Keywords:
crowdfunding; field experiment; framing
JEL-Classification:
C93; D64; D12
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Discussion Paper No. 319
February 18, 2022

COVID-19 and Pro-Sociality: How Do Donors Respond to Local Pandemic Severity, Increased Salience, and Media Coverage?

Authors:
Adena, Maja (WZB Berlin)
Harke, Julian (WZB Berlin)
Abstract:
Has the COVID-19 pandemic affected pro-sociality among individuals? After the onset of the pandemic, many charitable appeals were updated to include a reference to COVID-19. Did donors increase their giving in response to such changes? In order to answer these questions, we conducted a real-donation online experiment with more than 4,200 participants from 149 local areas in England and over 21 weeks. First, we varied the fundraising appeal to either include or exclude a reference to COVID-19. We found that including the reference to COVID-19 in the appeal increased donations. Second, in a natural experiment-like approach, we studied how the relative local severity of the pandemic and media coverage about local COVID-19 severity affected giving in our experiment. We found that both higher local severity and more related articles increased giving of participants in the respective areas. This holds for different specifications, including specifications with location fixed effects, time fixed effects, a broad set of individual characteristics to account for a potentially changing composition of the sample over time and to account for health- and work-related experiences with and expectations regarding the pandemic. While negative experiences with COVID-19 correlate negatively with giving, both approaches led us to conclude that the pure effect of increased salience of the pandemic on pro-sociality is positive. Despite the shift in public attention toward the domestic fight against the pandemic and away from developing countries’ challenges, we found that preferences did not shift toward giving more to a national project and less to developing countries.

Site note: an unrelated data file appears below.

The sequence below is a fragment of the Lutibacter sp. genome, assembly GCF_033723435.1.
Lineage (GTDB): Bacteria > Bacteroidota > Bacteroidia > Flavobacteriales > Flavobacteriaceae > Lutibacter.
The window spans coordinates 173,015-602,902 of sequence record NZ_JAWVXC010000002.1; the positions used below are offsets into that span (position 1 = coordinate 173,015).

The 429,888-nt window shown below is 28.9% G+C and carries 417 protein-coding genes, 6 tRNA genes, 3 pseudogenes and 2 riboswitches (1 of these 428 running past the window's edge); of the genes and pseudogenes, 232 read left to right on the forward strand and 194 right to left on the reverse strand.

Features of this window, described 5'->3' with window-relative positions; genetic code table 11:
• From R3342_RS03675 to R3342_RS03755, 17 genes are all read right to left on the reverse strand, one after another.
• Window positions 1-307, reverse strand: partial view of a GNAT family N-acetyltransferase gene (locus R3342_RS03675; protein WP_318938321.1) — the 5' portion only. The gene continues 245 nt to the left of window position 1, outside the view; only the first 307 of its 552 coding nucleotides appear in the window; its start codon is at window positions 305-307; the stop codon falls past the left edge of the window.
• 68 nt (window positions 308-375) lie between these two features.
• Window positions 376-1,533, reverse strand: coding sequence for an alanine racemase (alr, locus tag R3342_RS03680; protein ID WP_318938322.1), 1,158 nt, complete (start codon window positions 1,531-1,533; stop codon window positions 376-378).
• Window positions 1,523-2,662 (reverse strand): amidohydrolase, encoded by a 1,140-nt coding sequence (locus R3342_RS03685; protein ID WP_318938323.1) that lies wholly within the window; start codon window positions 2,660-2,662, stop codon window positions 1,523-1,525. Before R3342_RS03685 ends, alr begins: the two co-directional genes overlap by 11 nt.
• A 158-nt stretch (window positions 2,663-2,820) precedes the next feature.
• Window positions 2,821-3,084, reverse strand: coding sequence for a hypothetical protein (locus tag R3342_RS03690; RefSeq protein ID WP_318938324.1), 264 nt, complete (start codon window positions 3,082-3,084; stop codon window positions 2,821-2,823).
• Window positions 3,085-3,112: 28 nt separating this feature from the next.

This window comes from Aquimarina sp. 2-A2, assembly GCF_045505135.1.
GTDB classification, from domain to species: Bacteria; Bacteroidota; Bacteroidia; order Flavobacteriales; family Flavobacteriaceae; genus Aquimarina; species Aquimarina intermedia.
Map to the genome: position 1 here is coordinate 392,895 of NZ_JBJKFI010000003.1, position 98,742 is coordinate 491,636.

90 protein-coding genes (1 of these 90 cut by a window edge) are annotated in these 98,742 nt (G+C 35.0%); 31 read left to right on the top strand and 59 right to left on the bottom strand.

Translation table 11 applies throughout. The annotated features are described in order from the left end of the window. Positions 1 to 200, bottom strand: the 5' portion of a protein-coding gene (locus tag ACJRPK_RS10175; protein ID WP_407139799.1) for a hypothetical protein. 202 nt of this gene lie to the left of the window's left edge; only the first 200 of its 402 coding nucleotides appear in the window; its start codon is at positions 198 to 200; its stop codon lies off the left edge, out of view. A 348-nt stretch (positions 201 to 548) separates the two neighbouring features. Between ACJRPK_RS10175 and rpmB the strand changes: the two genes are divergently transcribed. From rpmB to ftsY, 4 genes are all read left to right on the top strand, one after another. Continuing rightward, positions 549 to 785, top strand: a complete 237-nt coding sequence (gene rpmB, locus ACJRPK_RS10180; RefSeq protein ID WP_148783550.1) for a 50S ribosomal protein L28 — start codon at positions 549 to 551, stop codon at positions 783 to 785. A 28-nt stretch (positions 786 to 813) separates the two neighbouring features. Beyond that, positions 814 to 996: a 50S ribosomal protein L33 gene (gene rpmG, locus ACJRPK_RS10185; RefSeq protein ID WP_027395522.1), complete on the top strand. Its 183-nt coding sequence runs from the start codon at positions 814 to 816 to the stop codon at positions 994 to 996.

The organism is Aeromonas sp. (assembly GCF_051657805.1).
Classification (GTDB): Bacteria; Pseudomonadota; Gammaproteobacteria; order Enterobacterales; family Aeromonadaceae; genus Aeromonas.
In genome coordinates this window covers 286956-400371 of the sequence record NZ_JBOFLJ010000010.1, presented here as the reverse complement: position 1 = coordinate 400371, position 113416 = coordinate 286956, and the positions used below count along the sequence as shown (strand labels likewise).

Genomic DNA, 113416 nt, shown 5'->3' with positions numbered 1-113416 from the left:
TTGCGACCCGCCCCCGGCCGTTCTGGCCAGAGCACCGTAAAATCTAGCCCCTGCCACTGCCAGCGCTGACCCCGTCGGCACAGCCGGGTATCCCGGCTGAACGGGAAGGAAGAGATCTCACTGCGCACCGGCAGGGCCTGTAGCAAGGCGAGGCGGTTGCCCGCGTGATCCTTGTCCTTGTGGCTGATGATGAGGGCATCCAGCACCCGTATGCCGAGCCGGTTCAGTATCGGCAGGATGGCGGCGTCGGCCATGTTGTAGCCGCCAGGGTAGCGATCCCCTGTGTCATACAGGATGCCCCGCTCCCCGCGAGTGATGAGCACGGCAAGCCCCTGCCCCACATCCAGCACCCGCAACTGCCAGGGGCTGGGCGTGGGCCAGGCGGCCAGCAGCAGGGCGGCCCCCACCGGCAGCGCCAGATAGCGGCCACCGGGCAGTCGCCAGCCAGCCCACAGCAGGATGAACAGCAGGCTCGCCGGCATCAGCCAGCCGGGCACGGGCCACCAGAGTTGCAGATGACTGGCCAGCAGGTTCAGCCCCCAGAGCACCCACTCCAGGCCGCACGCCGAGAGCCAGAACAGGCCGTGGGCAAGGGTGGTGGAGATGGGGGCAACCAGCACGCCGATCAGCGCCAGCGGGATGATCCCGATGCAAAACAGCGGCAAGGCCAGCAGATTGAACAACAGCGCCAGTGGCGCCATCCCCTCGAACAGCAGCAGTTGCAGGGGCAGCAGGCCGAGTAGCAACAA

Keywords:
COVID-19; charitable giving; online experiments; natural experiments
JEL-Classification:
C93; D64; D12
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Discussion Paper No. 276
February 5, 2021

Do Robo-Advisors Make Us Better Investors?

Author:

Back, Camila (LMU Munich)
Morana, Stefan (Saarland University)
Spann, Martin (LMU Munich)

Abstract:

Investors increasingly can obtain assistance from “robo-advisors,” artificial intelligence–enabled digitalized service agents imbued with anthropomorphic design elements that can communicate using natural language. The present article considers the impact of anthropomorphized robo-advisors on investment decisions, with a focus on their ability to mitigate investors’ behavioral biases. We study the well-documented disposition effect, which reflects investors’ greater propensity to realize past gains than past losses. In two induced-value laboratory experiments, the availability of a robo-advisor reduces (i.e., mitigates) investors’ disposition effect. This relationship is mediated by two simultaneous (indirect) effects: the extent of requests for the robo-advisor’s investment advice and perceptions of its socialness. These findings resonate with cognitive dissonance theory, which predicts that assigning responsibility to the advisor helps investors resolve a sense of discomfort that may arise after a financial loss. Anthropomorphic design elements alone are not sufficient to reduce the disposition effect, but they decrease investors’ propensity to seek advice, which offsets the positive (indirect) effect of perceived socialness. These results have implications for the ongoing automation of advisory services, as well as for improving decision making, and suggest some further research directions.